Excursion into the Okavango Delta. L-R: Mr. I. Mosie, Dr. M. Gondwe. 2013 (Photo Credit: D. Mmereki)

Okavango Research Institute to Streamline Wetland Data Access

SEATTLE, Washington – January 10, 2017 – JRS Biodiversity Foundation is grateful for the opportunity to support the efforts of University of Botswana Okavango Research Institute (ORI) to protect one of the planet’s greatest wetlands. The grant of $111,600 to ORI will fund the launch of an integrated data portal for the region, unifying previously unconnected attempts to document the immense biodiversity of the Okavango Delta, a World Heritage and Ramsar Convention site.

Biodiversity in Africa continues to decline, and freshwater habitats are among the most severely impacted; this according to a report on the state of African biodiversity published this month by the European Union, United Nations Environment Programme, and the Convention on Biological Diversity.

The Okavango Delta is a 12,000 square kilometer oasis in the Kalahari Desert, wetlands pulsing with seasonal floods, concentrating wildlife, and supporting the people who rely on them. The network of marshes, streams, channels, pans, and ponds hosts a stunning assemblage of birds, fish, mammals, and plants, that attracts tourists from across the globe. The Okavango Basin, which extends northward into Namibia and Angola, faces growing pressure of rapidly-expanding human development and increasing the agricultural and infrastructural demand for water resources that threatens both the quality and quantity of water available to the Delta.

The conservation and sustainable management of these wetlands must be based on knowledge of biodiversity status and trends. Yet, these needs are poorly met by the current information landscape. Biodiversity and environmental data on the Delta are scattered across multiple disconnected databases, frustrating attempts to assemble a holistic picture of life in the Delta.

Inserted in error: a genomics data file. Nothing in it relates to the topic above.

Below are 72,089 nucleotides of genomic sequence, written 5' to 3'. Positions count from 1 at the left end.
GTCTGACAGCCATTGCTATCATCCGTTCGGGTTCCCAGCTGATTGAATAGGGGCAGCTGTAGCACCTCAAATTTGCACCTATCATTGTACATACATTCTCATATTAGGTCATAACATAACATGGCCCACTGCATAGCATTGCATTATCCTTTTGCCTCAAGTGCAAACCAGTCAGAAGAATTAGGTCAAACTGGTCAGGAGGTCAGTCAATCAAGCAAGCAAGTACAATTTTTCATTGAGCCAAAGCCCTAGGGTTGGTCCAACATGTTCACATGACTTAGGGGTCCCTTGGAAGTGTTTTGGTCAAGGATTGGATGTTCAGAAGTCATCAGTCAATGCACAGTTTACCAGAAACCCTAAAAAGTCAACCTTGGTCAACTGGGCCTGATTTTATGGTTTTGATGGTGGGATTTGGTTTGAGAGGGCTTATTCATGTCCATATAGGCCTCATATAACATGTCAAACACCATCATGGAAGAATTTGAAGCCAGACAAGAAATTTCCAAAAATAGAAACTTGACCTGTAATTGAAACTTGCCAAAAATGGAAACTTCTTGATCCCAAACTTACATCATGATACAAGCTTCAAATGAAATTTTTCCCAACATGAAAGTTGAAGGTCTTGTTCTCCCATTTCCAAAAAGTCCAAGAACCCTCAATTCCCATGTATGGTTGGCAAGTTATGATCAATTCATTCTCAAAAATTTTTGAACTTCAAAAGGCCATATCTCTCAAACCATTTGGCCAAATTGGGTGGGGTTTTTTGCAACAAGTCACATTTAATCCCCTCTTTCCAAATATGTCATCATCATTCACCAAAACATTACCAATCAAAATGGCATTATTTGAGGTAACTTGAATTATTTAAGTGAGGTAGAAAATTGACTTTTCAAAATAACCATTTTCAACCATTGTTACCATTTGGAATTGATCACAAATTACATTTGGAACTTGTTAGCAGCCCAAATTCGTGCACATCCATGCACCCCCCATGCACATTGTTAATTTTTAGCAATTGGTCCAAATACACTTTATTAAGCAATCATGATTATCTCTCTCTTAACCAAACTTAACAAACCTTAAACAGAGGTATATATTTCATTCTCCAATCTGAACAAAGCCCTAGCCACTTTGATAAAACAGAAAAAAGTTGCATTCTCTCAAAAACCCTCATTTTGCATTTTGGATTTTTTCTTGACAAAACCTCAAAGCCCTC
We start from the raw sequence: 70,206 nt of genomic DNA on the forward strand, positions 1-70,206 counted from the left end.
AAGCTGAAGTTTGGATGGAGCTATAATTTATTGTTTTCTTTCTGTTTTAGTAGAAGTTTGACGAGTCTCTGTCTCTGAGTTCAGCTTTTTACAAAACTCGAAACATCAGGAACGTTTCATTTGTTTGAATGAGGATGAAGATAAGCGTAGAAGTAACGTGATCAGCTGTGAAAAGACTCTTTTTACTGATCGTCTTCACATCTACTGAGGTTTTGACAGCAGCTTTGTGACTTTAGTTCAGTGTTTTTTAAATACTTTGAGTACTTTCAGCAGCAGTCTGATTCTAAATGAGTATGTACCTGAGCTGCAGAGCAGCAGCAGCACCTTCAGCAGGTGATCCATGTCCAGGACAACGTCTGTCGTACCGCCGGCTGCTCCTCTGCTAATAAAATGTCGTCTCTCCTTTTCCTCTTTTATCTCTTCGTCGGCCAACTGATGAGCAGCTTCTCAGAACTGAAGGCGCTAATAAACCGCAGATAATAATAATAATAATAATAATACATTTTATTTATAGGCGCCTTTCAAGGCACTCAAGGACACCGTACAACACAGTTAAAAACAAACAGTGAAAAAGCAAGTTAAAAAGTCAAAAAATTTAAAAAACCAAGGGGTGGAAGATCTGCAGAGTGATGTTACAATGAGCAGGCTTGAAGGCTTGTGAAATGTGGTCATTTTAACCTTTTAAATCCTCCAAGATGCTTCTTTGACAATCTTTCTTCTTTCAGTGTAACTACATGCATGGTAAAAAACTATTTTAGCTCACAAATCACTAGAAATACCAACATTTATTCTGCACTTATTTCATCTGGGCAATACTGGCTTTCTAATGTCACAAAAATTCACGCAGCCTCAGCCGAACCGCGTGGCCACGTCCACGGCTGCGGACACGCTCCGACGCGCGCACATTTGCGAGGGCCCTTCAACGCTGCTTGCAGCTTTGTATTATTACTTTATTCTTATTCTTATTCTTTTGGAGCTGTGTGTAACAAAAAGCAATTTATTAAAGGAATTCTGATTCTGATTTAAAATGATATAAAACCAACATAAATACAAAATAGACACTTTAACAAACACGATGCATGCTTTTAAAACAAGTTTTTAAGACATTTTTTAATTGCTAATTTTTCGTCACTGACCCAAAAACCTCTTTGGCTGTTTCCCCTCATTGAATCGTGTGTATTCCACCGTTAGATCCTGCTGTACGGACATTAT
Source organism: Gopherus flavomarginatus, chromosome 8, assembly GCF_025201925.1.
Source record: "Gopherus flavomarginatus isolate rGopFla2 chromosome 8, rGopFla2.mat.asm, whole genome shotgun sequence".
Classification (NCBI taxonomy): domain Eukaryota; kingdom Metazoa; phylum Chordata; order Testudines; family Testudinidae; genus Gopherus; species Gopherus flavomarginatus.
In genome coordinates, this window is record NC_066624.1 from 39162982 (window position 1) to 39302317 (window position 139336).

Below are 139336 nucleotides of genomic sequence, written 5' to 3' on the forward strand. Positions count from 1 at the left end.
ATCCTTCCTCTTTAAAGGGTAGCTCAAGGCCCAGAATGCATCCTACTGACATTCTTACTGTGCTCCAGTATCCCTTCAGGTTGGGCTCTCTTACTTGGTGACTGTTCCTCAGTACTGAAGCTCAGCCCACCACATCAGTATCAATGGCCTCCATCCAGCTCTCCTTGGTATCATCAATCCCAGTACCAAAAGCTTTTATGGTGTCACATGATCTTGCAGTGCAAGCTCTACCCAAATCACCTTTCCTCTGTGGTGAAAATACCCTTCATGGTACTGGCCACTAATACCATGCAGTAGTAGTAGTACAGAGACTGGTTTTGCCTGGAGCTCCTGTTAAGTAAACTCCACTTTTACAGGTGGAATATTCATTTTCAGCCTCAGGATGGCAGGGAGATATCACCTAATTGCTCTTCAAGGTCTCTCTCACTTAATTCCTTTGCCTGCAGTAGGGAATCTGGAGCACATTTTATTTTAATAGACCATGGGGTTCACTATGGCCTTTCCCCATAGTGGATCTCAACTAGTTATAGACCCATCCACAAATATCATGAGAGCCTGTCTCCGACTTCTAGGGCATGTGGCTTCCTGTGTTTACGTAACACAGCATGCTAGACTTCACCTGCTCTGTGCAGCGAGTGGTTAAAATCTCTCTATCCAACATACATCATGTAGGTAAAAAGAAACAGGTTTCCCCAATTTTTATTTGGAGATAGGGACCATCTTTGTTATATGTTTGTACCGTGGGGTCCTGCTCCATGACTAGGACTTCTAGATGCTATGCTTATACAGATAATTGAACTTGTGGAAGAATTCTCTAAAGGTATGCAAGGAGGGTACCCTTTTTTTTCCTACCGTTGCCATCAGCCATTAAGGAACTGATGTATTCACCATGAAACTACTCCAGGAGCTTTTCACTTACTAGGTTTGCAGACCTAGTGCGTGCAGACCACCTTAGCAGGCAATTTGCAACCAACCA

By creating an integrated resource for accessing information, and building the regional capacity to sustain this resource, ORI seeks to strengthen the role of data in resource management and conservation. The JRS Biodiversity Foundation believes that connecting knowledge providers with knowledge users to address critical challenges in conservation and sustainable development will result in better decision-making and will expand access to biodiversity data and information services.

See “Okavango Delta Biodiversity Monitoring Website

Elephant wading away from the Boro Channel in the Okavango Delta. 2010. (Photo Credit: P. Wolski)

About the JRS Biodiversity Foundation – The mission of the JRS Biodiversity Foundation is to increase access to and use of information that will lead to greater biodiversity conservation and more sustainable development in sub-Saharan Africa. Founded in 2004, the JRS Biodiversity Foundation works to increase the capacity of the institutions and people who collect, manage, and disseminate biodiversity data and information in sub-Saharan Africa, and to connect this knowledge to stakeholders who make and influence decisions that are crucial to supporting biodiversity. The foundation has awarded more than $13.5M in grants since 2007. Visit us online at http://www.jrsbiodiversity.org

About ORI – The Okavango Research Institute of the University of Botswana was originally established to study the Okavango Delta in response to insufficient knowledge to formulate sustainable development plans for this world-class wetland. ORI is a multi-disciplinary institute with a vision of becoming a leading wetland research center in Africa and the world. Visit online at http://www.okavangodata.ub.bw/ori/.

To download this press release, click here.

JRS Contact: Don S. Doering, Executive Director, ddoering@jrsbiodiversity.org

ORI Contact: Michael Murray-Hudson, Senior Research Scholar Wetland Ecology, mmurray-hudson@ori.ub.bw

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